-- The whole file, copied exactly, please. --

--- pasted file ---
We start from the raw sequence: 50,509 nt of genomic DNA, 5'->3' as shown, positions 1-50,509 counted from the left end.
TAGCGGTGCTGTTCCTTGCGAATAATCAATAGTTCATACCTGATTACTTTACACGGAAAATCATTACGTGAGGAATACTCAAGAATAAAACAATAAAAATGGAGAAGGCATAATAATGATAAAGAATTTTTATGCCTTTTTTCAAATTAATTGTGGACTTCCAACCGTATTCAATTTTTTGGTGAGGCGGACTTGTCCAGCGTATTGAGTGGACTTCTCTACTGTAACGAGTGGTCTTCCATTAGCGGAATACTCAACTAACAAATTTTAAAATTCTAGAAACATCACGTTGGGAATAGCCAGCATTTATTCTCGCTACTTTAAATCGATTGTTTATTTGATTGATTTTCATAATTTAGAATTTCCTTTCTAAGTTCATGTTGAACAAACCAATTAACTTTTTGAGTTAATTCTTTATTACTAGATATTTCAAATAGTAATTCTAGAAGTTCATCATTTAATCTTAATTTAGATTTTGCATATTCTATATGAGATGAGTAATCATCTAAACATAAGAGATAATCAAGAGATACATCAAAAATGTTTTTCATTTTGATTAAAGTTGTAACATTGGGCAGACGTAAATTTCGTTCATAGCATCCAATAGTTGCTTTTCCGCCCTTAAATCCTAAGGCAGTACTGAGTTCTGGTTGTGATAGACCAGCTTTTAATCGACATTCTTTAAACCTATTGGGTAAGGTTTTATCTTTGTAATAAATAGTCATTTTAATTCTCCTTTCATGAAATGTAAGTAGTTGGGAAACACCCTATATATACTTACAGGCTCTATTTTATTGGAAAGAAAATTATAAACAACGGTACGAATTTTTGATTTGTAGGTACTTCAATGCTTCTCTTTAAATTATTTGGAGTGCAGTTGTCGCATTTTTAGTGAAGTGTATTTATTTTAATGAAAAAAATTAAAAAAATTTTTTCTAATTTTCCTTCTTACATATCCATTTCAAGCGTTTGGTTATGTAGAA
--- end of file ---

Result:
We start from the raw sequence: 50,509 nt of genomic DNA, 5'->3' as shown, positions 1-50,509 counted from the left end.
TAGCGGTGCTGTTCCTTGCGAATAATCAATAGTTCATACCTGATTACTTTACACGGAAAATCATTACGTGAGGAATACTCAAGAATAAAACAATAAAAATGGAGAAGGCATAATAATGATAAAGAATTTTTATGCCTTTTTTCAAATTAATTGTGGACTTCCAACCGTATTCAATTTTTTGGTGAGGCGGACTTGTCCAGCGTATTGAGTGGACTTCTCTACTGTAACGAGTGGTCTTCCATTAGCGGAATACTCAACTAACAAATTTTAAAATTCTAGAAACATCACGTTGGGAATAGCCAGCATTTATTCTCGCTACTTTAAATCGATTGTTTATTTGATTGATTTTCATAATTTAGAATTTCCTTTCTAAGTTCATGTTGAACAAACCAATTAACTTTTTGAGTTAATTCTTTATTACTAGATATTTCAAATAGTAATTCTAGAAGTTCATCATTTAATCTTAATTTAGATTTTGCATATTCTATATGAGATGAGTAATCATCTAAACATAAGAGATAATCAAGAGATACATCAAAAATGTTTTTCATTTTGATTAAAGTTGTAACATTGGGCAGACGTAAATTTCGTTCATAGCATCCAATAGTTGCTTTTCCGCCCTTAAATCCTAAGGCAGTACTGAGTTCTGGTTGTGATAGACCAGCTTTTAATCGACATTCTTTAAACCTATTGGGTAAGGTTTTATCTTTGTAATAAATAGTCATTTTAATTCTCCTTTCATGAAATGTAAGTAGTTGGGAAACACCCTATATATACTTACAGGCTCTATTTTATTGGAAAGAAAATTATAAACAACGGTACGAATTTTTGATTTGTAGGTACTTCAATGCTTCTCTTTAAATTATTTGGAGTGCAGTTGTCGCATTTTTAGTGAAGTGTATTTATTTTAATGAAAAAAATTAAAAAAATTTTTTCTAATTTTCCTTCTTACATATCCATTTCAAGCGTTTGGTTATGTAGAA